Environmental science requires the ability to synthesize information from all of the major fields of science, as well as from mathematics.
Geology is important because large-scale land processes create topography. The existence of mountains and valleys affects how much sunlight and precipitation reach the ground, how windy a location is, how precipitation runs off, and many other factors that determine what plants and animals will be able to inhabit a region. Topsoil is created from the weathering of bedrock, and the mineral content of the bedrock is a major factor determining certain aspects of the soil, again playing a part in what plants can colonize an area. Local geologic activity such as earthquakes, subsidence, and erosion can all affect the environment.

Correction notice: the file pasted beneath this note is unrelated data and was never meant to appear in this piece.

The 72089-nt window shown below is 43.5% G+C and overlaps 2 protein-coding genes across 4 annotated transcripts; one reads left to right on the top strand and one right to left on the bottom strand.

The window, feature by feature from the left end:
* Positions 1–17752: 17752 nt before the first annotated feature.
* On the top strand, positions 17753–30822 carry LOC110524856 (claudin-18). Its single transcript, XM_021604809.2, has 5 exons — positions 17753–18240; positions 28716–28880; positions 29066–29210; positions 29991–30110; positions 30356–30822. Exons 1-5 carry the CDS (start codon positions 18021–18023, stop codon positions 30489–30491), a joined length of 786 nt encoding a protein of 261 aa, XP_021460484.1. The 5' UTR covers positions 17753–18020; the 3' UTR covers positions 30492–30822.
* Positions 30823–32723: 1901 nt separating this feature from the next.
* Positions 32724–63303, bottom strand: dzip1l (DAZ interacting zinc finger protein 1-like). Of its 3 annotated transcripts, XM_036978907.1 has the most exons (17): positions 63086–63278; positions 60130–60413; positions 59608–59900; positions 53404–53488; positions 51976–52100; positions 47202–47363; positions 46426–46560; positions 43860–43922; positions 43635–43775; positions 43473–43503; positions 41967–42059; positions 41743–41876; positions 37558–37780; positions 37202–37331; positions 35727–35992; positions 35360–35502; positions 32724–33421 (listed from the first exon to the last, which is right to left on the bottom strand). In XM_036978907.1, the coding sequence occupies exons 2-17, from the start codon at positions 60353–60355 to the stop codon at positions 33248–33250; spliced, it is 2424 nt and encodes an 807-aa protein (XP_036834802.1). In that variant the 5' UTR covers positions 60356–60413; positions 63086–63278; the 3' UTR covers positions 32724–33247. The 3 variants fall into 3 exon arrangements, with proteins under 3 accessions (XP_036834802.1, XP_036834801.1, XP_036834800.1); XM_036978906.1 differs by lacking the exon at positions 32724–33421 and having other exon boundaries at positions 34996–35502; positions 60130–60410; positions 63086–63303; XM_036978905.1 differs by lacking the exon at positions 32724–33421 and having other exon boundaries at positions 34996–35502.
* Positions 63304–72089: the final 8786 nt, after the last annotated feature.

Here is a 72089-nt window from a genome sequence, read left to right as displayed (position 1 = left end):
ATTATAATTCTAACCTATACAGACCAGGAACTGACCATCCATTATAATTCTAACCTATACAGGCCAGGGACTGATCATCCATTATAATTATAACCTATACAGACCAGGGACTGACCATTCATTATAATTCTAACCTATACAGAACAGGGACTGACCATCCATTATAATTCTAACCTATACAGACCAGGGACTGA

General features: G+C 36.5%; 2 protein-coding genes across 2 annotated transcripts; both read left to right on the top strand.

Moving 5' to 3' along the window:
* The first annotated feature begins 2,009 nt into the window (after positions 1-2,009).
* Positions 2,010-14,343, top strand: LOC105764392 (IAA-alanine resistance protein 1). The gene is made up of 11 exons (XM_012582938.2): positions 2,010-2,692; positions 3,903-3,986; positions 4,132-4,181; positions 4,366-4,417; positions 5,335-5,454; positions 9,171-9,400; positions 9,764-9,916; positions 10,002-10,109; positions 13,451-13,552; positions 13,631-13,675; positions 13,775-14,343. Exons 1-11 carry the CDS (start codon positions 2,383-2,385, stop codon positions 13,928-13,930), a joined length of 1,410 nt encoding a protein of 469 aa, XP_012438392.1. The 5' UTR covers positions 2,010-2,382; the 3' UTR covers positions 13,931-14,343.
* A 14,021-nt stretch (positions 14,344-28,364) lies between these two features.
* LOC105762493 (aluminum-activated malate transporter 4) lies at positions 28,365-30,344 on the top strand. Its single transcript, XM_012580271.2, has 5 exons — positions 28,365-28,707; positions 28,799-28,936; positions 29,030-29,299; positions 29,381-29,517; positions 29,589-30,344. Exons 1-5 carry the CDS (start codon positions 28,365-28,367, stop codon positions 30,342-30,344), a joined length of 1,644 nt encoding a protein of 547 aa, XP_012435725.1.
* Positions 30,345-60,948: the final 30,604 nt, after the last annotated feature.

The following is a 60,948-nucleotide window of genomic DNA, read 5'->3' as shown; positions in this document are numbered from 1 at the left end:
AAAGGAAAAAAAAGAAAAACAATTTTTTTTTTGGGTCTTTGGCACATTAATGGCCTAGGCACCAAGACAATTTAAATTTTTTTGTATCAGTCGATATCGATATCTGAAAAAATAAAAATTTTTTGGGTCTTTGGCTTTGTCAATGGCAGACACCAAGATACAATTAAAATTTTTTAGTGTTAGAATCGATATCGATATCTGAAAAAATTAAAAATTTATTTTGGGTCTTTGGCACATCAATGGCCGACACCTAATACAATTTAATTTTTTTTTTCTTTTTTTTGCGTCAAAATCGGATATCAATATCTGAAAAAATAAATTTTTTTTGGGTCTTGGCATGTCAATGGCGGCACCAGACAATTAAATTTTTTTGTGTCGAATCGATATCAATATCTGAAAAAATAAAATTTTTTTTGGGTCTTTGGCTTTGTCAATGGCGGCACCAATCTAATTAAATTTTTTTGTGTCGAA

Physics,which is the study of energy and motion, is fundamental to all other sciences. Energy flow is a basic principle of environmental science; it describes how energy and materials are cycled through an ecosystem according to the laws of thermodynamics.